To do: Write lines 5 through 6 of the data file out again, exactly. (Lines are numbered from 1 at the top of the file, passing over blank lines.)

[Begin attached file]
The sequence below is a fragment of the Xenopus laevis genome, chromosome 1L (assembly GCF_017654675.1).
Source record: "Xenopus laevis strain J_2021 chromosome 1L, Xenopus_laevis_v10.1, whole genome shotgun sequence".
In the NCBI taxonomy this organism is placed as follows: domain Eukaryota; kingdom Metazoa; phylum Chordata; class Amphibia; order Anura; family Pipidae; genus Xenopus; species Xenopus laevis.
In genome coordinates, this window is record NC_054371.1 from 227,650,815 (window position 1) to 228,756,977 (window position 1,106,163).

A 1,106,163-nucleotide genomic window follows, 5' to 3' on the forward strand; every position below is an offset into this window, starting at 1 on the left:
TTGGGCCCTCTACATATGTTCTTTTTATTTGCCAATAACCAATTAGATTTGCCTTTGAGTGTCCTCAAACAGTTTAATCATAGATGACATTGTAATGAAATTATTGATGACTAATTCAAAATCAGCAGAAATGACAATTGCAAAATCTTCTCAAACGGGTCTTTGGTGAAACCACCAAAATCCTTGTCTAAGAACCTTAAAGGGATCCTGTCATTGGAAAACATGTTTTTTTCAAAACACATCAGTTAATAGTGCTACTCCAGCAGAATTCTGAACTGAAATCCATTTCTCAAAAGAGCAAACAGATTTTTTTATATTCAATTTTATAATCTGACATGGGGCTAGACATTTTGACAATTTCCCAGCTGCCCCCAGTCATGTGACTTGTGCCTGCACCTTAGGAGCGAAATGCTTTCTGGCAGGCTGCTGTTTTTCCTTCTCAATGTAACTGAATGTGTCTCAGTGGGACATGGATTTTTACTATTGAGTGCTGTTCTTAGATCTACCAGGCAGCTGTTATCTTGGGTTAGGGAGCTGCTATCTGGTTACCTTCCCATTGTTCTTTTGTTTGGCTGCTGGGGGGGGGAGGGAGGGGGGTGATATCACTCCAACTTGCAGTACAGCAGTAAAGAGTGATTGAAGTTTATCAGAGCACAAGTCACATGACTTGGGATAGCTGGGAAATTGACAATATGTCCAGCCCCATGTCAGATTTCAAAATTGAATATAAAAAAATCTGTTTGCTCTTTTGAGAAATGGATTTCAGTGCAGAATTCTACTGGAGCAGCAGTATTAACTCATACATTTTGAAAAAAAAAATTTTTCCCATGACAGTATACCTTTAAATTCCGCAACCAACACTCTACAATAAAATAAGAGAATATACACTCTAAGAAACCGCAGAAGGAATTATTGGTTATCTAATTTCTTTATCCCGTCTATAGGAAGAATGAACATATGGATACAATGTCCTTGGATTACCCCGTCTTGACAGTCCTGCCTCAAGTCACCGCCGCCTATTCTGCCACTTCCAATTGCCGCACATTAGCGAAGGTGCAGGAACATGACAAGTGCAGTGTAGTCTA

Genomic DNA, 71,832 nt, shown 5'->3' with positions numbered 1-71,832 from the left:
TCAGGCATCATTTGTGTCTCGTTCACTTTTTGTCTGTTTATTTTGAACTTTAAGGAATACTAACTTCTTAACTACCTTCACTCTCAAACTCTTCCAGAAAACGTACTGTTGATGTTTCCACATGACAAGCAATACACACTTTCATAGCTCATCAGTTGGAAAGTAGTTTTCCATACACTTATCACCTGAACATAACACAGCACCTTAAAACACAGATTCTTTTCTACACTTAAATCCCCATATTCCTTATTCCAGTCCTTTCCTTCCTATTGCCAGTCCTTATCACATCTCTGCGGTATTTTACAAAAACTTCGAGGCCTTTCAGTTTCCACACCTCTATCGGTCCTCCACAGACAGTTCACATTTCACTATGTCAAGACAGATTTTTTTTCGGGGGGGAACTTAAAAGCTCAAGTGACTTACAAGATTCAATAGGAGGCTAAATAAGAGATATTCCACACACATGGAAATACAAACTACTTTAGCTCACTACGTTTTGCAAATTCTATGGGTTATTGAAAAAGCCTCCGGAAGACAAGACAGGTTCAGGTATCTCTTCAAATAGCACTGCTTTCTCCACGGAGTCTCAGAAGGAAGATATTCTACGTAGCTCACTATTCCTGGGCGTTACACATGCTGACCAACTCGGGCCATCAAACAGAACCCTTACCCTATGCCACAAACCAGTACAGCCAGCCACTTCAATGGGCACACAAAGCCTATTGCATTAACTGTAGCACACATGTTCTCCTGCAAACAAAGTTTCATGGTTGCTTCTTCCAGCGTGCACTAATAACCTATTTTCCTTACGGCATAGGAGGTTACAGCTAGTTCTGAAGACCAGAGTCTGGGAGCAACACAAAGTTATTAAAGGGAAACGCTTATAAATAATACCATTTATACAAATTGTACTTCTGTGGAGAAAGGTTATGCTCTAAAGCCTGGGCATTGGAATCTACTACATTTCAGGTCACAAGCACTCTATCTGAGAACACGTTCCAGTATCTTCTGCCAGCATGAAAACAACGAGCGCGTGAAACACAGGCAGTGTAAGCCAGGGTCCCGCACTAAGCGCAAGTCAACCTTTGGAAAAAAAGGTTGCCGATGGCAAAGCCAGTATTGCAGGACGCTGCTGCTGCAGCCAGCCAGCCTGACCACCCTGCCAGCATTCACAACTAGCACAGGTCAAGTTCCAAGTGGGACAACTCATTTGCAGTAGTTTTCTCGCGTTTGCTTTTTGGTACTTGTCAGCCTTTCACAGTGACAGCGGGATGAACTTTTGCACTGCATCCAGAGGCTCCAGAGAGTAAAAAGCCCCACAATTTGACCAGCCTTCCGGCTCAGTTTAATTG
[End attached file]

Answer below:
A 1,106,163-nucleotide genomic window follows, 5' to 3' on the forward strand; every position below is an offset into this window, starting at 1 on the left:
TTGGGCCCTCTACATATGTTCTTTTTATTTGCCAATAACCAATTAGATTTGCCTTTGAGTGTCCTCAAACAGTTTAATCATAGATGACATTGTAATGAAATTATTGATGACTAATTCAAAATCAGCAGAAATGACAATTGCAAAATCTTCTCAAACGGGTCTTTGGTGAAACCACCAAAATCCTTGTCTAAGAACCTTAAAGGGATCCTGTCATTGGAAAACATGTTTTTTTCAAAACACATCAGTTAATAGTGCTACTCCAGCAGAATTCTGAACTGAAATCCATTTCTCAAAAGAGCAAACAGATTTTTTTATATTCAATTTTATAATCTGACATGGGGCTAGACATTTTGACAATTTCCCAGCTGCCCCCAGTCATGTGACTTGTGCCTGCACCTTAGGAGCGAAATGCTTTCTGGCAGGCTGCTGTTTTTCCTTCTCAATGTAACTGAATGTGTCTCAGTGGGACATGGATTTTTACTATTGAGTGCTGTTCTTAGATCTACCAGGCAGCTGTTATCTTGGGTTAGGGAGCTGCTATCTGGTTACCTTCCCATTGTTCTTTTGTTTGGCTGCTGGGGGGGGGAGGGAGGGGGGTGATATCACTCCAACTTGCAGTACAGCAGTAAAGAGTGATTGAAGTTTATCAGAGCACAAGTCACATGACTTGGGATAGCTGGGAAATTGACAATATGTCCAGCCCCATGTCAGATTTCAAAATTGAATATAAAAAAATCTGTTTGCTCTTTTGAGAAATGGATTTCAGTGCAGAATTCTACTGGAGCAGCAGTATTAACTCATACATTTTGAAAAAAAAAATTTTTCCCATGACAGTATACCTTTAAATTCCGCAACCAACACTCTACAATAAAATAAGAGAATATACACTCTAAGAAACCGCAGAAGGAATTATTGGTTATCTAATTTCTTTATCCCGTCTATAGGAAGAATGAACATATGGATACAATGTCCTTGGATTACCCCGTCTTGACAGTCCTGCCTCAAGTCACCGCCGCCTATTCTGCCACTTCCAATTGCCGCACATTAGCGAAGGTGCAGGAACATGACAAGTGCAGTGTAGTCTA